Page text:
K.B. Jensen is an author and journalist. “Painting With Fire,” an artistic murder mystery, is her debut novel. As a former reporter, she has written extensively about crime in the Chicago suburbs. Her second novel, “A Storm of Stories,” which handles love, craziness and impossibility, is due out in early 2016. Jensen grew up in Minneapolis and currently lives in Chicago, with her husband, daughter and rescued border collie/lab mix. In her spare time, she enjoys teaching downhill skiing and traveling the world. For more information, please visit www.paintingwithfirenovel.com, or connect with Jensen on facebook.com/kbjensenauthor or twitter.com/KB_Jensen.
On the Power of “Being Indie”
I can’t believe it now, but I almost put the book in the drawer. You know the one. You pull it out and you put the stack of pages in. You never open the drawer. Maybe you lock it. Maybe you don’t. But for a book, a story or a poem, it is certain death. It is an act of madness to write something for years, something that people love reading, and kill it by never sharing it, but I almost did it.
I chose to self-publish my murder mystery novel, “Painting With Fire,” and it was one of the best decisions I’ve ever made.
Getting an agent, well the artist in me rebelled at the proposition. It wasn’t a fear of rejection. It was the certainty. Because I have gone to enough talks with agents where they all say the same thing. It goes something like this: I get 10,000 queries a year. I accept one new author. And even if I do represent your book, there’s no guarantee I can sell it to a publisher and even if I do, I’ll take XX percent and they’ll take XX percent, and you will be left with very little. And oh by the way, you better have at least 400 Twitter followers, and tell me who you write like.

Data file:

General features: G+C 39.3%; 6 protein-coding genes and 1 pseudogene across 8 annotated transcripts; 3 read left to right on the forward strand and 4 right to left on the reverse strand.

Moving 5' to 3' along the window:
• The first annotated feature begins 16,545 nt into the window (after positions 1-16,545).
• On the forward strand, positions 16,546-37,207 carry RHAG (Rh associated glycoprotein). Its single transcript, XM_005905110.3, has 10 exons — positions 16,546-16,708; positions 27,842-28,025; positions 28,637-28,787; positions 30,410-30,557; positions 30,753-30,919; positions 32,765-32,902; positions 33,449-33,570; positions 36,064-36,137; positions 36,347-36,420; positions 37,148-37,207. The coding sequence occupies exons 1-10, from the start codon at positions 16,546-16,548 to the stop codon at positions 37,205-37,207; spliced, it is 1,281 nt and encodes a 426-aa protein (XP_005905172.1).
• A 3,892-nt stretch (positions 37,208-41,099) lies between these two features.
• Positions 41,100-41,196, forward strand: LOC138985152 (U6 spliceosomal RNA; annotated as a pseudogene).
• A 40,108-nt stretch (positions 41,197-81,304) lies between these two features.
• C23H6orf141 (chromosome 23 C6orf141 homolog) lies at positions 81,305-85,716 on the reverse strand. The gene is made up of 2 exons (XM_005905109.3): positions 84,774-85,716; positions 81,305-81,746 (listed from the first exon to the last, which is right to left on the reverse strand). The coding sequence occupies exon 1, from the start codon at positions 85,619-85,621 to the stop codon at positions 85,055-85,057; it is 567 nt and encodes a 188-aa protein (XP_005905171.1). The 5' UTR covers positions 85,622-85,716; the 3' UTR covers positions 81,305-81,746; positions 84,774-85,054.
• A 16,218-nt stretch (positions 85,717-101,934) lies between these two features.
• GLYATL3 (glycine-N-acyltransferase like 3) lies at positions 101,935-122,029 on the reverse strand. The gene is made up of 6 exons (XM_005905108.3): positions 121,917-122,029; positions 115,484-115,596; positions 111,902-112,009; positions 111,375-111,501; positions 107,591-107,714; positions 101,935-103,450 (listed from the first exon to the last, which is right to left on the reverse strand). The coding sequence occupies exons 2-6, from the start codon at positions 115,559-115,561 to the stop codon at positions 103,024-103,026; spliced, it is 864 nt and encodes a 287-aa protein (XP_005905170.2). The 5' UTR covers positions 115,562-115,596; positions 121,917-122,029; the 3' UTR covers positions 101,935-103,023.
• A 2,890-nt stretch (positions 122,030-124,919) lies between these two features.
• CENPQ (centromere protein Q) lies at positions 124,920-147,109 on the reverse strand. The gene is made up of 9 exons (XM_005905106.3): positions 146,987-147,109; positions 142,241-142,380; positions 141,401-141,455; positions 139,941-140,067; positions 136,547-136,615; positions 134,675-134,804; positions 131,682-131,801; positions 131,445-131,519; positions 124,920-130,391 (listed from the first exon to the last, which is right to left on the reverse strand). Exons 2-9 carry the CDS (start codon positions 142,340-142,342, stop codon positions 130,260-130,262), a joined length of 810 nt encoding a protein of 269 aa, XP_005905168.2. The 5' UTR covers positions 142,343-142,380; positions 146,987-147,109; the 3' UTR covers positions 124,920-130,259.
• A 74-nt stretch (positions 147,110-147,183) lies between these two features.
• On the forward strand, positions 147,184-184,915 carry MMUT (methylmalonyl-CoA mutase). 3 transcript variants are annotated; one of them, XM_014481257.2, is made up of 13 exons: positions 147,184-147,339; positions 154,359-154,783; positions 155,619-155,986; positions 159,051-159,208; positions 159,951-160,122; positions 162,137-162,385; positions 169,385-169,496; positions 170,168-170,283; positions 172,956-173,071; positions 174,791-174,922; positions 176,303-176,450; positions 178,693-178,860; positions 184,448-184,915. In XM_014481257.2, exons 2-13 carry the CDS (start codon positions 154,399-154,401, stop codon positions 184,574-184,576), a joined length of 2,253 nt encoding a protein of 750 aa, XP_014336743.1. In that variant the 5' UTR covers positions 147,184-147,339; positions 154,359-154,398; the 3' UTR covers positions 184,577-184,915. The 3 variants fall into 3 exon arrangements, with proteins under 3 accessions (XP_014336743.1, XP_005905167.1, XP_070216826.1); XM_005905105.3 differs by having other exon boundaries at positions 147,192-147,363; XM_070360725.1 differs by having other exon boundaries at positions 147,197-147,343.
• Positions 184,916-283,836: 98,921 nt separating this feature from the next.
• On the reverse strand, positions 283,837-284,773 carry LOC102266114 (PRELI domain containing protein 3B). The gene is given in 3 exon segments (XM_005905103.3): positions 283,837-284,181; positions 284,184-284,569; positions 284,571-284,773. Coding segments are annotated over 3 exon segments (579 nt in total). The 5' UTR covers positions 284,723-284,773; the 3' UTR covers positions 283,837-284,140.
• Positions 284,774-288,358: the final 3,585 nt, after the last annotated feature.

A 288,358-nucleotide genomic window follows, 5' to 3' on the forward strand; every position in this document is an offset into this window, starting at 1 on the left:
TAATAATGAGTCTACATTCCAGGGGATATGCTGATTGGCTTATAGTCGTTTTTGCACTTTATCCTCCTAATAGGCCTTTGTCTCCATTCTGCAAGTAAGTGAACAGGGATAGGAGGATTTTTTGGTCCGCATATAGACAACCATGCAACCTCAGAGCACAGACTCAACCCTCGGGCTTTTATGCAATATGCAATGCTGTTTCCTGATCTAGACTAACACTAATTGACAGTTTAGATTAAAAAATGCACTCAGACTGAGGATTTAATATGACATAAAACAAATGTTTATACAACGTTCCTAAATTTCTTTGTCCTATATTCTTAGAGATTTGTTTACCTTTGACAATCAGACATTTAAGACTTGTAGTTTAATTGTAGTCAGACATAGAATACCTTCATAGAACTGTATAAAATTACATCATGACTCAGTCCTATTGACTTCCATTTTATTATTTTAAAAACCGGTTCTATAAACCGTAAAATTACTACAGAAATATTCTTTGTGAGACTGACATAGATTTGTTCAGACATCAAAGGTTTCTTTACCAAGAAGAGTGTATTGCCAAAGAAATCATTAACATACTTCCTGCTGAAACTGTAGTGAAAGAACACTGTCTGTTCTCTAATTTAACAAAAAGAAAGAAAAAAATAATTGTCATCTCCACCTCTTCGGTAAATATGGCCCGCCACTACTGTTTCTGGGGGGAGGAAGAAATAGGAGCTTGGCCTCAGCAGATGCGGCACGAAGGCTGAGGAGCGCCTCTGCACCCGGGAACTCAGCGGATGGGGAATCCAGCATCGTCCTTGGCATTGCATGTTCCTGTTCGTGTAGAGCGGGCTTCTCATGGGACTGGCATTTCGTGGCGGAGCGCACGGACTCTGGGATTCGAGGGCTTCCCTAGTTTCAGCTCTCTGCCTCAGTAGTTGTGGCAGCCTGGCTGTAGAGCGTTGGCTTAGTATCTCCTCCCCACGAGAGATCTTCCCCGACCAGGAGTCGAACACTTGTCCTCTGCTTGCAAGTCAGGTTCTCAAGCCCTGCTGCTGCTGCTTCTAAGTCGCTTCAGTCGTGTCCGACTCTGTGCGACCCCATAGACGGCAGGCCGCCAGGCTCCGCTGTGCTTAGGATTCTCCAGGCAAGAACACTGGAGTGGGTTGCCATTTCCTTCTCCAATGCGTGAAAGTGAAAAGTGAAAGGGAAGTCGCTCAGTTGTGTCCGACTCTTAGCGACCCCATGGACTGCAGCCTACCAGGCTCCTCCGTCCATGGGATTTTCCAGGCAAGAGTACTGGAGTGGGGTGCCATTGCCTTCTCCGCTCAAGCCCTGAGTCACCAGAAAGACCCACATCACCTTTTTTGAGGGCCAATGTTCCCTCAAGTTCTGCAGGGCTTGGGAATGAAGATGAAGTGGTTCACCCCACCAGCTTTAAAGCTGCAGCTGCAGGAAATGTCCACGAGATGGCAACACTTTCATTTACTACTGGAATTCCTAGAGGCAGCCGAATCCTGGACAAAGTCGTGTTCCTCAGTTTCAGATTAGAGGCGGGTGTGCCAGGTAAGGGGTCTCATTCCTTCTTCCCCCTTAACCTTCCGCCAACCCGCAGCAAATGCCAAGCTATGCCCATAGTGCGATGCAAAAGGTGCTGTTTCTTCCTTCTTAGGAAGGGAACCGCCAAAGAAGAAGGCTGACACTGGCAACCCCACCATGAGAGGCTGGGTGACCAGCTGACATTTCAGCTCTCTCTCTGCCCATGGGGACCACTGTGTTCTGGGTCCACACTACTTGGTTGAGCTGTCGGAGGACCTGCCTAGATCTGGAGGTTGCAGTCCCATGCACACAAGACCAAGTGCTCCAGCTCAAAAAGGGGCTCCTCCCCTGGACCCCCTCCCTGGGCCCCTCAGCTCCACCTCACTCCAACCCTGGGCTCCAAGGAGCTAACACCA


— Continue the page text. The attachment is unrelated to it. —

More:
I am paraphrasing of course, but what does my Twitter following have to do with the quality of my writing, the value of my art? Ah, but there’s a business to writing, you say. Okay then, let’s look at this – according to a “The Wall Street Journal” article in 2014, the average traditionally published book sells less than 1,000 copies. A traditional publisher takes a huge chunk of the royalties and what are you left with? Peanuts.
As an indie author, I have sold significantly more than that and guess what? I keep more of those dollars. So from a business standpoint, being indie, well that makes a lot more sense. And then there are the free copies I’ve given away. More than 67,000 people have downloaded “Painting With Fire.” Many of these people who I have never met have loved it and left it lovely five-star reviews. “Painting With Fire” hit the bestseller list on Amazon for a week. And I almost put the book in the drawer.
But business aside, what is the best part of being an indie author? The power. I have complete creative control. I own every comma. I pick my editors. I pick my betareaders. I pick my cover. I don’t care whether the story will sell. I care whether it speaks to me and to other people. I care whether it makes people feel something. I care whether it makes them think.
When someone says, who do you write like? I tell them I write like no one else, and it’s the truth. It’s my voice. And I’m not going to change it to be more like someone else, even if they sell well. I suspect more and more emerging writers are going to go the indie route. Indie authors get to take risks and be wildly original. Indie authors get to choose what happens to their story. Yes, it is a lot of work, especially with the marketing.
But it’s so much better than putting the book in the drawer.